Of Oscars and
SBIFF Achievement Awards
Photo right: Al Gore by Madelyn Ritrosky.
The Santa Barbara International Film Festival, which helped ring in the month of February, is now a festival that anticipates the Academy Awards.
With Oscar nominations announced in late January and the awards handed out in late February, the SBIFF, which ran January 25-February 4, 2007, pinpoints and spotlights potential nominees.
For the festival’s five special achievement awards, it turns out that three were given to eventual Oscar winners this year four were nominated. In addition, these events always feature one or two introducers or award presenters who have worked with the honoree.
This year there were two who were Oscar nominees themselves one who became a winner.
Photo left: Helen Mirren by Madelyn Ritrosky.
Helen Mirren was given the Outstanding Performance of the Year Award and now has the Best Actress Oscar in hand for her portrayal of Elizabeth II in The Queen.
The film’s screenwriter, Peter Morgan, was nominated for his script and introduced Mirren that night. He told me that Mirren had already expressed interest in doing the proposed film before he actually wrote the screenplay.
Thus, he knew exactly who to envision as the Queen. William H. Macy, who worked with her in Door to Door, presented the award that night.
As a woman who sees keenly the more limited opportunities for women than men in acting, Mirren said, “My early roles were peripheral, but women always were still are to a great extent…. And the mythological sexualized woman is demonized, or there’s the virgin/whore where the woman has to be one or the other.”
Maybe Helen Mirren, with Oscar now in hand, can continue to make small dents, like Calendar Girls, in conventional representations.
As we know, Forest Whitaker took the Best Actor Academy Award for his performance as another real-life figure, dictator Idi Amin, in The Last King of Scotland which Peter Morgan also wrote. At the beginning of February, Whitaker was honored in Santa Barbara with the Riviera Award. Sandra Bullock, who was directed by Whitaker in Hope Floats, presented it to him.
Photo right: Forest Whitaker by Madelyn Ritrosky.
When I asked Whitaker that night about his directing career in light of his current acting acclaim, he said he is putting directing on hold for perhaps a couple of years. Now is the time to see where he can take his acting, which comprises much more of his career at this point than does the directing.
The other Santa Barbara award recipients to garner Oscars Sunday night were Al Gore and Davis Guggenheim for their renowned documentary feature on global warming, An Inconvenient Truth.
As a team, they received the David Attenborough Award for Excellence in Nature Filmmaking from the SBIFF. James Cameron, who received that award last year for his deep sea documentaries, presented the award this year. Just like Leonardo DiCaprio did on Oscar night, Cameron only half-jokingly asked Gore about running for president again in 2008.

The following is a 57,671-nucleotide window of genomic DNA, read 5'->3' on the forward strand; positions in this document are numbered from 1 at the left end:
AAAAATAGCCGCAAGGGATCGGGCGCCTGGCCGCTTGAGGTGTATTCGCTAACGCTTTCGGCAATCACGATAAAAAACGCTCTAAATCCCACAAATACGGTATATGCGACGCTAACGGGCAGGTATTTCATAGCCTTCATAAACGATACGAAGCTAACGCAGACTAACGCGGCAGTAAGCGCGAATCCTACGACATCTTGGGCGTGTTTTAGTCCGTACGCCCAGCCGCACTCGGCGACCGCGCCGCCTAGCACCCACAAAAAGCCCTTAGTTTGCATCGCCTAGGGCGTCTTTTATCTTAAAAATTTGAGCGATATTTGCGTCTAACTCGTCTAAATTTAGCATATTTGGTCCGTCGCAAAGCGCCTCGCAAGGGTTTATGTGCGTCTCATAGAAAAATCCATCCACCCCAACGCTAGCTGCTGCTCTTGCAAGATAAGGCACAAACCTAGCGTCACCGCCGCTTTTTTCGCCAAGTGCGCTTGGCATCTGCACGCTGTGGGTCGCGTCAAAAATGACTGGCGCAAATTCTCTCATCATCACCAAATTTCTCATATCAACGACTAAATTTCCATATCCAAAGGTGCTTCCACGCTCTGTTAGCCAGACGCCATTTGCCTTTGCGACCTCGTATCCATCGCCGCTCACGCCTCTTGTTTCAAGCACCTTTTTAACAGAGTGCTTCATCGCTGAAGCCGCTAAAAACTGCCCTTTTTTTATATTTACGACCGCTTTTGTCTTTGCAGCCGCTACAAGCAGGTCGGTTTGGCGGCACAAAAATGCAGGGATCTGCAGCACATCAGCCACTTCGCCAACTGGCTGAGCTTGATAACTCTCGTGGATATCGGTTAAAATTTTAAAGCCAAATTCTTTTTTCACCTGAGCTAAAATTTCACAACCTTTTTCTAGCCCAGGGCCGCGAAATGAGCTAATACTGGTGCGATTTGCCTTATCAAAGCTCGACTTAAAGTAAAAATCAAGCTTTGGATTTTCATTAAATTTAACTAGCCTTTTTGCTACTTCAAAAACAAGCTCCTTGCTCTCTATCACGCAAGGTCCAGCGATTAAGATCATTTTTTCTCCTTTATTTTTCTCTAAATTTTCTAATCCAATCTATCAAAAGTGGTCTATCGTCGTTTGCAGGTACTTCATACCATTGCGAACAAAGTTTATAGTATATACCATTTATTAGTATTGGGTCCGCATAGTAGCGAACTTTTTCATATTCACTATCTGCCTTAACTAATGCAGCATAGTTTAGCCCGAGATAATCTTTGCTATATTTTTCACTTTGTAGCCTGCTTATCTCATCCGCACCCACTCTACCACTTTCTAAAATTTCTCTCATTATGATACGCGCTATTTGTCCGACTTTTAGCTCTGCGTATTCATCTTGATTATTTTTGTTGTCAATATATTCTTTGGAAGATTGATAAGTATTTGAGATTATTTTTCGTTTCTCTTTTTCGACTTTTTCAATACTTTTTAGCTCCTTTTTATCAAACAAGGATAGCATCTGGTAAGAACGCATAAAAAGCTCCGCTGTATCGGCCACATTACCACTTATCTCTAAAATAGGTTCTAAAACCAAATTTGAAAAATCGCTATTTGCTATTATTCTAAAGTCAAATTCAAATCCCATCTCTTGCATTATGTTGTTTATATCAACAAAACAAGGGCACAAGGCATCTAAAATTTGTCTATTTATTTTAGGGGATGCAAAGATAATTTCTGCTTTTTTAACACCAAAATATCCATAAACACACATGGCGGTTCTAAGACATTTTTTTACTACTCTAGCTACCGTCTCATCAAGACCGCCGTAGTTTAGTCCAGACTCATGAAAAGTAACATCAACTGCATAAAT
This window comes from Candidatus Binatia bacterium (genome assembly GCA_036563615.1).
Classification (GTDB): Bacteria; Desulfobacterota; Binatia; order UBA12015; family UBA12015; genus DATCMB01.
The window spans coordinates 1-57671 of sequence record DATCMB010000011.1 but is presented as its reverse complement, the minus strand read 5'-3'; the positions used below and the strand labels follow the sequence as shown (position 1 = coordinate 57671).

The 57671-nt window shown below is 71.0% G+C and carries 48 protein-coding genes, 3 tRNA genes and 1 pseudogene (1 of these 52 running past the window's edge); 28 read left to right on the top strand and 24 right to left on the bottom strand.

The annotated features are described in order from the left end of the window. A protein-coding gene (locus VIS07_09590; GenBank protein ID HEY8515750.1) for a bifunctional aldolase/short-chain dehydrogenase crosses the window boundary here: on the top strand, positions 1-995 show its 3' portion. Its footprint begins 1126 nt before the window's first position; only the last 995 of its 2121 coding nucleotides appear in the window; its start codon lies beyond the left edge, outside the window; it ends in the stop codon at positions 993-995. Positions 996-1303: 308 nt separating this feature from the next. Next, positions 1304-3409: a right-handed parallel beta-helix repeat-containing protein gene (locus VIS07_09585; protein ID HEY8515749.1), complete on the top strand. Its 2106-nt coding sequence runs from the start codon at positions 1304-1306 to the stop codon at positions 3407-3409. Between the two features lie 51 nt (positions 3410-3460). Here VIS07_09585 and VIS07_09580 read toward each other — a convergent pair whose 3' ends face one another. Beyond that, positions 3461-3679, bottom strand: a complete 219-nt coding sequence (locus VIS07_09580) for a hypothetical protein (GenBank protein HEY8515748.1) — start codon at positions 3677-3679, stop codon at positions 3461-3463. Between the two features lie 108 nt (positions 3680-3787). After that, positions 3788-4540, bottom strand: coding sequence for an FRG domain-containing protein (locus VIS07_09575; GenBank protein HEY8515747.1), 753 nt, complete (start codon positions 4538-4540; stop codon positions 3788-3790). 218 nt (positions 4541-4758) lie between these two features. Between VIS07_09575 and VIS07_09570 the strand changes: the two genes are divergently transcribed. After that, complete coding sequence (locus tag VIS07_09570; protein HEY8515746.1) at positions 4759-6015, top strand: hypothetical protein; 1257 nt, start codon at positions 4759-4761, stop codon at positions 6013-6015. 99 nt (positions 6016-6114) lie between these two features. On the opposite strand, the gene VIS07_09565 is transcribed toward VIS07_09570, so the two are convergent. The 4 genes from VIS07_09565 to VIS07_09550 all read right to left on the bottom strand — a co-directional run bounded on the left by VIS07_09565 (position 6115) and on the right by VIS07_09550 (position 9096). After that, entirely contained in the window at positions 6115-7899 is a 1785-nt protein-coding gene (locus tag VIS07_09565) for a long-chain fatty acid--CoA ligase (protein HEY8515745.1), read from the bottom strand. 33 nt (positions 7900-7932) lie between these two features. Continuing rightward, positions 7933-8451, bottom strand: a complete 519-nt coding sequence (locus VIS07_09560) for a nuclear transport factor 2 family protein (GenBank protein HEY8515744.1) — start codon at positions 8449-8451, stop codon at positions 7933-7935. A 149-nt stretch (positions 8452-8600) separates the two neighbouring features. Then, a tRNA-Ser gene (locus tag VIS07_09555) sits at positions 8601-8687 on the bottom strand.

In Santa Barbara, Gore got several standing ovations. The sold-out crowd agreed when he said, “It took our country way too long to reach the gag threshold with the Bush-Cheney administration.”
He joked that with the DVD, “we played around with alternate endings. One had the President waking up and getting it.” His later remarks were more serious. “We are at a fork in the road. Right here. Right now…. It is a planetary emergency the challenge of our time.”
Photo left: Bill Condon by Madelyn Ritrosky.
Although Bill Condon, writer-director of Dreamgirls and recipient of the Montecito Award in Santa Barbara, was not nominated for an Academy Award this year, one of his award presenters was and won.
Jennifer Hudson, who was among hundreds who auditioned for her acclaimed role in Dreamgirls, presented the Montecito Award, together with co-star Anika Noni Rose, to Bill Condon. With her very first film role, Hudson now holds a Best Supporting Actress Academy Award.
Condon talked about the difficulty he encountered getting Gods and Monsters as well as Kinsey produced, both of which he wrote and directed.
He said that “everything good that’s happened came from Ian McKellen agreeing to do Gods and Monsters.” Still, Kinsey, which came out six years later, was not an easy sell. But Condon persisted because he felt Alfred Kinsey “had a revolutionary idea that we are all individuals. Real freedom comes from who I am not from some group.” Condon told me that his next project, which doesn’t exist yet, will be yet another writing-directing effort.
Photo right: Will Smith by Madelyn Ritrosky.
The fifth achievement honoree at the Santa Barbara festival was Will Smith. Although he did not win an Oscar this year, he was nominated for Best Actor for his portrayal of yet another real-life figure, Chris Gardner.
Gardner, whose inspirational rags-to-riches life story was the basis for The Pursuit of Happyness, gave a heartfelt introduction that night in Santa Barbara, and Tom Cruise presented Smith with the Modern Master Award.
Smith is a great spokesman for the power of creative visualization and positive thinking.
He said, “If we dream something, that is a physical thrust into the universe. We’re going to command the universe to what we want it to be. You’ve got to believe that you can be happily married for fifty years to do it.” His philosophy put him right at home playing Chris Gardner, who espouses similar beliefs about life.
The Santa Barbara Film Festival has scored well presaging the Academy Awards via its own well-timed, special achievement awards. The SBIFF did even better than in 2006, when it scored three out of five for Oscar nominees and two out of five for winners.
Heath Ledger, Philip Seymour Hoffman, and George Clooney were all nominated for acting Oscars, with the latter two, of course, winning them.
2007 EMOL.org Film Entertainment Magazine / EMOL.org. All rights reserved.